Few pieces of news have generated as much surprise and debate in the automotive industry this year as Ford’s announcement that within two years it will discontinue all but two of its car models. Seemingly out of nowhere, Ford has decided to put household nameplates like the Focus and the Fusion on the chopping block, and this ambitious move is making waves as industry watchers speculate about what this will mean for the automotive industry moving forward.
For decades, sedan style cars were synonymous with affluence, prosperity, and independence, and the boom in car manufacturing in the post-war era had a far-reaching impact on everything from city design to conceptions of the nuclear family. The minivan and the pickup truck had their own devoted audiences, but the sedan was, in many ways, considered the default vehicle: economical, spacious but not too bulky, stylish without being showy, the sedan was everything an automobile was supposed to be.
By the end of the 20th century, however, things were starting to change. As gas prices dipped in the 1990s, the market for larger, sportier vehicles rose, and breakout hits like the Ford Explorer and Lincoln Navigator made the SUV as much a symbol of the prosperous 90s as the Mustang or Town Car had been of the 60s. When gas prices went up in the 2000s, this only drove automotive designers to get more creative: full-size SUVs gave way to an exploding array of crossover and compact models, and it was telling that even when the Great Recession punched a serious hole in the finances of many North American families, the SUV continued outselling the sedan.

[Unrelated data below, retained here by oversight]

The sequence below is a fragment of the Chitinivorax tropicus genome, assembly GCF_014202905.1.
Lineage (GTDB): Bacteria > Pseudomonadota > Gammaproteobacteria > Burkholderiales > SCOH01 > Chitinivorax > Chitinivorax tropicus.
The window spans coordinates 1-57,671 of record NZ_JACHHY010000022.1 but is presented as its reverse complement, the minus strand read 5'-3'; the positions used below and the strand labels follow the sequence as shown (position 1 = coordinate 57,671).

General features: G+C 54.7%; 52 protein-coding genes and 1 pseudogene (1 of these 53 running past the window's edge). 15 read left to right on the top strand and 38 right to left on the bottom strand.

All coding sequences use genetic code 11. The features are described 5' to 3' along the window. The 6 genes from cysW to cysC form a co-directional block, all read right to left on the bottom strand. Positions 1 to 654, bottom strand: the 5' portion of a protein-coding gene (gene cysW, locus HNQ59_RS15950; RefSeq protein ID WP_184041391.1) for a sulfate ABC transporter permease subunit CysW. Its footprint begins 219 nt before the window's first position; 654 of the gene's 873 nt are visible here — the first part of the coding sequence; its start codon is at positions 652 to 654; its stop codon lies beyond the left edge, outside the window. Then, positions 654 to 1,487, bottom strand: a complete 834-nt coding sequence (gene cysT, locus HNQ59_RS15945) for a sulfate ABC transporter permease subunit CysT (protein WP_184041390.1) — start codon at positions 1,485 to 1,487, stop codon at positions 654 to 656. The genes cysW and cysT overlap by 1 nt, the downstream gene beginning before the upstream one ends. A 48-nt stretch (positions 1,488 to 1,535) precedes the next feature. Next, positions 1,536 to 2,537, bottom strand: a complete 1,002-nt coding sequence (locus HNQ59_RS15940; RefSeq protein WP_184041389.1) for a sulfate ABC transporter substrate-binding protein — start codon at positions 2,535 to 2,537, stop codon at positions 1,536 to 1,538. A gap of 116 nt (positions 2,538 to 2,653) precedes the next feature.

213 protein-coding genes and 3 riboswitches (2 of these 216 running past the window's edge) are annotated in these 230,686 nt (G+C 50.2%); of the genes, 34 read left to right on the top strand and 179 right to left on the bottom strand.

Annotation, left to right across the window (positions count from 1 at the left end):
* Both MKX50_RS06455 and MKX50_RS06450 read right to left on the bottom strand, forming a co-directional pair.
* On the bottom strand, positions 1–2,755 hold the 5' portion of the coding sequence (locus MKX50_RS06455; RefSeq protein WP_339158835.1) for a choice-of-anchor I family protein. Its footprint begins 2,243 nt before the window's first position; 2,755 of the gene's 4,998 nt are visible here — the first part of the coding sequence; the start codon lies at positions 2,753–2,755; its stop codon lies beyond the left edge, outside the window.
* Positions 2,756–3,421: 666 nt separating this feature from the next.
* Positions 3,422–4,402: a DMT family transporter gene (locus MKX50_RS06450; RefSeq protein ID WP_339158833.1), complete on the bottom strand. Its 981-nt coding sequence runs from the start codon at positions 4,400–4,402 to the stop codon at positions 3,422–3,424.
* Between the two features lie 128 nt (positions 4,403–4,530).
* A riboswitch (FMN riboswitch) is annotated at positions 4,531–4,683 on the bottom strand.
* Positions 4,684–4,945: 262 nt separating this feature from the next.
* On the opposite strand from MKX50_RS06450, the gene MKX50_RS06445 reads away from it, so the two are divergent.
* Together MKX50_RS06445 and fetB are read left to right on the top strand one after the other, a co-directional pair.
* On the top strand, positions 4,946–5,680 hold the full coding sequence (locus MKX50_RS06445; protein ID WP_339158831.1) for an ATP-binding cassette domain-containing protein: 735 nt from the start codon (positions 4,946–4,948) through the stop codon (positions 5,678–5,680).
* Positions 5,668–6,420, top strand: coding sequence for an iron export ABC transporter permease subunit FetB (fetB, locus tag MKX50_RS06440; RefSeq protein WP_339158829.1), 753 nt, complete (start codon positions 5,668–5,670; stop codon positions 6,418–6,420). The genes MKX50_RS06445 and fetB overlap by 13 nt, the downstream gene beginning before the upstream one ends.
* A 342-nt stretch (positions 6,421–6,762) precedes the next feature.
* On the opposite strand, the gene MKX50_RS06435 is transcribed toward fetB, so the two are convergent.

It is not hard to see why. SUVs are not only more multi-purpose vehicles, with more storage space and a more rugged profile, they are also capable of delivering a degree of performance that many sedans simply cannot compete with. An SUV is as at home on the highways and streets of large cities as it is bouncing down rough country roads, which makes it a perfect choice for drivers who travel widely in a variety of different conditions. In large markets around the Greater Toronto Area, for example, flagship dealerships like Colony Ford Lincoln can confidently bill an SUV like the Ford Escape as an all-weather friend that can handle the worst winter has to throw at it. As green technologies improve fuel economy across the board, and hybrid and fully electric options become more and more mainstream, the one competitive advantage the sedan has over the SUV — fuel economy — is disappearing.
Ford is clearly betting that the future of the family car is in automobiles like its new subcompact EcoSport, a vehicle that blends the smaller, more agile size of a sedan with the profile and energy of a crossover SUV: the EcoSport uses Ford’s popular EcoBoost engine, and delivers competitive fuel economy. Whether or not subcompacts like the EcoSport will become the new family sedan is anyone’s guess, but if Ford is right about the direction of the automotive market, this is a gamble that could end up winning big.